DayBreaks for 11/15/19: Hidden Blessings
From the DayBreaks archive, November 2009:
Franklin and Phileda Nelson went to Burma as missionaries in the 1940s. They served there eight and a half years before the government closed the country to further missionary work. They returned to the United States where Franklin served several churches in various pastoral roles.
While in Burma they worked among remote tribes, and Franklin found his sense of gratitude for God’s providence rekindled. When reflecting on his missions work, he said: “In the Burmese hill country, the only way to get to remote villages was by “shank mare.” (That’s walking, in case you’ve never heard the phrase.) It was not at all uncommon for me to walk twenty miles a day in the dry season. When I got back to the States and worked as a pastor and church leader, I rarely walked a mile a day; the telephone and car made walking unnecessary.
“In Burma, if one of us got sick, the nearest hospital was ten days away. In the States, medical care is minutes away. In Burma, we’d go months without bread. Once we asked our daughter Karen to say grace before a meal, and she said, “Why do I have to pray for my daily bread when I don’t ever get any?” I have often coveted that experience for our youngest daughter who never had to wonder where her food came from. It’s hard to have that sense of helplessness and humility so vital to prayer when you sit down to your daily bread and don’t even think about how you got it.
“I don’t in any way blame people here for not knowing what God can do. We’re victims of our prosperity. But I sometimes wish we had a few more hard times so people could experience firsthand how wonderful it is to be totally dependent on God.”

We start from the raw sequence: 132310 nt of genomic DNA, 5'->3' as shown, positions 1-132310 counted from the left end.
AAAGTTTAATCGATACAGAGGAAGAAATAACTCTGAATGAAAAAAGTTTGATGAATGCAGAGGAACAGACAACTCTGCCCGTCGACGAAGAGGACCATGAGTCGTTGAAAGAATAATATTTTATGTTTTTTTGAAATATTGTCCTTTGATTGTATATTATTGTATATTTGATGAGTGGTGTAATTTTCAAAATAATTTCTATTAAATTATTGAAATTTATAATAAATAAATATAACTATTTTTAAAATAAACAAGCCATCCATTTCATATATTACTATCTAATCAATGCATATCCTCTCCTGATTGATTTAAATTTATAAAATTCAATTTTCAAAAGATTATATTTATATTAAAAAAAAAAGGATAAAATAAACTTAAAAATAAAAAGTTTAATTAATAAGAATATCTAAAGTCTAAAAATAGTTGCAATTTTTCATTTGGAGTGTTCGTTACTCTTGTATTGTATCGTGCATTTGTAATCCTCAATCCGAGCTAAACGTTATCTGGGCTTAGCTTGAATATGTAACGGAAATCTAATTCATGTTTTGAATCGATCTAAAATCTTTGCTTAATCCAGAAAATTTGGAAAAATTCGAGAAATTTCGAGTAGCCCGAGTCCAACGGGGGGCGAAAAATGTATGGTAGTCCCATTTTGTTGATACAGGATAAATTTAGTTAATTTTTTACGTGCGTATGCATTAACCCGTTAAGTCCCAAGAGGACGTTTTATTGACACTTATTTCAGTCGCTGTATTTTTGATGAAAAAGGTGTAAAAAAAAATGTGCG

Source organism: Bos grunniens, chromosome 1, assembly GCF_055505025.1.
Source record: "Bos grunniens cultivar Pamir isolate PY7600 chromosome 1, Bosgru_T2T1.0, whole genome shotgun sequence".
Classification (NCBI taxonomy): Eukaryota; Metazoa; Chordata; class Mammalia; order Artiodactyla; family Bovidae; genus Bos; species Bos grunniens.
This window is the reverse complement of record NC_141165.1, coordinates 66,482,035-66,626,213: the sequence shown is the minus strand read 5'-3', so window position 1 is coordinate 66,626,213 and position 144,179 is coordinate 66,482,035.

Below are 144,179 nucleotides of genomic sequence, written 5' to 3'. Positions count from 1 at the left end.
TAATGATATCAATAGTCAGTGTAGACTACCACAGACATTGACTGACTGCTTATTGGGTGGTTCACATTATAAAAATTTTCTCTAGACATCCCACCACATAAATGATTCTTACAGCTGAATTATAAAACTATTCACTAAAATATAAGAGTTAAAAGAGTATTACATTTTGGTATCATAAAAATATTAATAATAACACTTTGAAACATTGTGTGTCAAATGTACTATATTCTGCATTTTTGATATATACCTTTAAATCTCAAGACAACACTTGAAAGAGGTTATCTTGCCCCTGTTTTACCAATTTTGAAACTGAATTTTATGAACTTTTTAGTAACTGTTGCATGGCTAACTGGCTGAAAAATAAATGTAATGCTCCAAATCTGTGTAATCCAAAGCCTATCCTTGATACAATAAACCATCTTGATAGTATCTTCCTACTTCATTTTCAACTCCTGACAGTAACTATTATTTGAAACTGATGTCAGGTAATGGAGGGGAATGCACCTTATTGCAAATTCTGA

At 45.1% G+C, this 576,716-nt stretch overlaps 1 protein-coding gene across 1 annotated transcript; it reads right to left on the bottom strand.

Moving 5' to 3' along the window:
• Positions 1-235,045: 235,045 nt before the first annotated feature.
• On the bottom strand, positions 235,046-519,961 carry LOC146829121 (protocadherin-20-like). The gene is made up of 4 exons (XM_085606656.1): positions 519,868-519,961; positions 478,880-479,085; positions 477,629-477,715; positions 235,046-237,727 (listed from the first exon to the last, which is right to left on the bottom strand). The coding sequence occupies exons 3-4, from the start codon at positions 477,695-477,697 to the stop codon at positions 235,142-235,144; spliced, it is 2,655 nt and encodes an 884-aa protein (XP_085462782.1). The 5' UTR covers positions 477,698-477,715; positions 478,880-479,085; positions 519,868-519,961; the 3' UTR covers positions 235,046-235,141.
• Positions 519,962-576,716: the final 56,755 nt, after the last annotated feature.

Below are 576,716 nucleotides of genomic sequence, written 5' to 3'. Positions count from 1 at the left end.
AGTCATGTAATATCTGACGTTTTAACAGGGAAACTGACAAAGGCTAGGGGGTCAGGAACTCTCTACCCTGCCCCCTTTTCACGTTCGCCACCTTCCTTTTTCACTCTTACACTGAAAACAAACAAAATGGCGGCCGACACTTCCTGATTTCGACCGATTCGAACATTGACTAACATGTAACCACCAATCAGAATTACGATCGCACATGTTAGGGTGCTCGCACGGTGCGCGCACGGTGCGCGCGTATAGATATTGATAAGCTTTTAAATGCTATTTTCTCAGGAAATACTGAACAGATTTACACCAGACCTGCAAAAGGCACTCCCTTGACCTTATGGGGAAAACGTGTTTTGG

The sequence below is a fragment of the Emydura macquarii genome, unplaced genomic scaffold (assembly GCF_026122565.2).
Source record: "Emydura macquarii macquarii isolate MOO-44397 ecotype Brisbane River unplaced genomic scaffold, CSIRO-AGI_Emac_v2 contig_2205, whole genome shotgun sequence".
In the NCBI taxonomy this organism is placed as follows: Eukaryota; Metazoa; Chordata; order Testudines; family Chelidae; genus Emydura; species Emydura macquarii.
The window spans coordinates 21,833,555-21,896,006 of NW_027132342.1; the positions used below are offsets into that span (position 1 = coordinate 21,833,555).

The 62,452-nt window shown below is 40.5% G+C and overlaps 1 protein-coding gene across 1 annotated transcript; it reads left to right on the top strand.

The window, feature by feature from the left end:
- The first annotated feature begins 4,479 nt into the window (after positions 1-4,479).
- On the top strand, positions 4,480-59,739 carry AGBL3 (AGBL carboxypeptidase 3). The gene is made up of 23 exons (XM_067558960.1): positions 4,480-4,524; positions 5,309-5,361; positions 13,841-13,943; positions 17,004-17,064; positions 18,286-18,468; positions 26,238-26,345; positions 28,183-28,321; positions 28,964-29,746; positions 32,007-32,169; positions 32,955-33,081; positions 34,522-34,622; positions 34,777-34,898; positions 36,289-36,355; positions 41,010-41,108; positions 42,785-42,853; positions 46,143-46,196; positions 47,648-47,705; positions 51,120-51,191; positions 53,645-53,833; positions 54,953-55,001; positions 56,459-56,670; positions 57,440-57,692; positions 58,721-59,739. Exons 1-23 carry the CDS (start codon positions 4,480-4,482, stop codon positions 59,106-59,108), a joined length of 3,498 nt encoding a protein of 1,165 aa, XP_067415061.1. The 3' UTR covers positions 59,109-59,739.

Those last six words haunt me. I know that I should trust God completely. I know intellectually that I am totally dependent on God. But I don’t live as if it’s true. The very statement “…how wonderful it is to be totally dependent on God” – how does that make you feel?
Our feelings, of course, change nothing in regard to the veracity of the statement. We are – like it or not – totally dependent on Him. TOTALLY. Might we not be far better off if we just simply acknowledge that and live in that knowledge constantly? Our strivings would cease, our worry lines would diminish, and we would find some of the blessings that Franklin and Phileda found in their hardships – a greater trust in Him in all things.
PRAYER: Help us to not thank you only for the good, but to search for the hidden blessings in suffering and hardship. In Jesus’ name, Amen.
Copyright by 2019 by Galen C. Dalrymple. ><}}}”>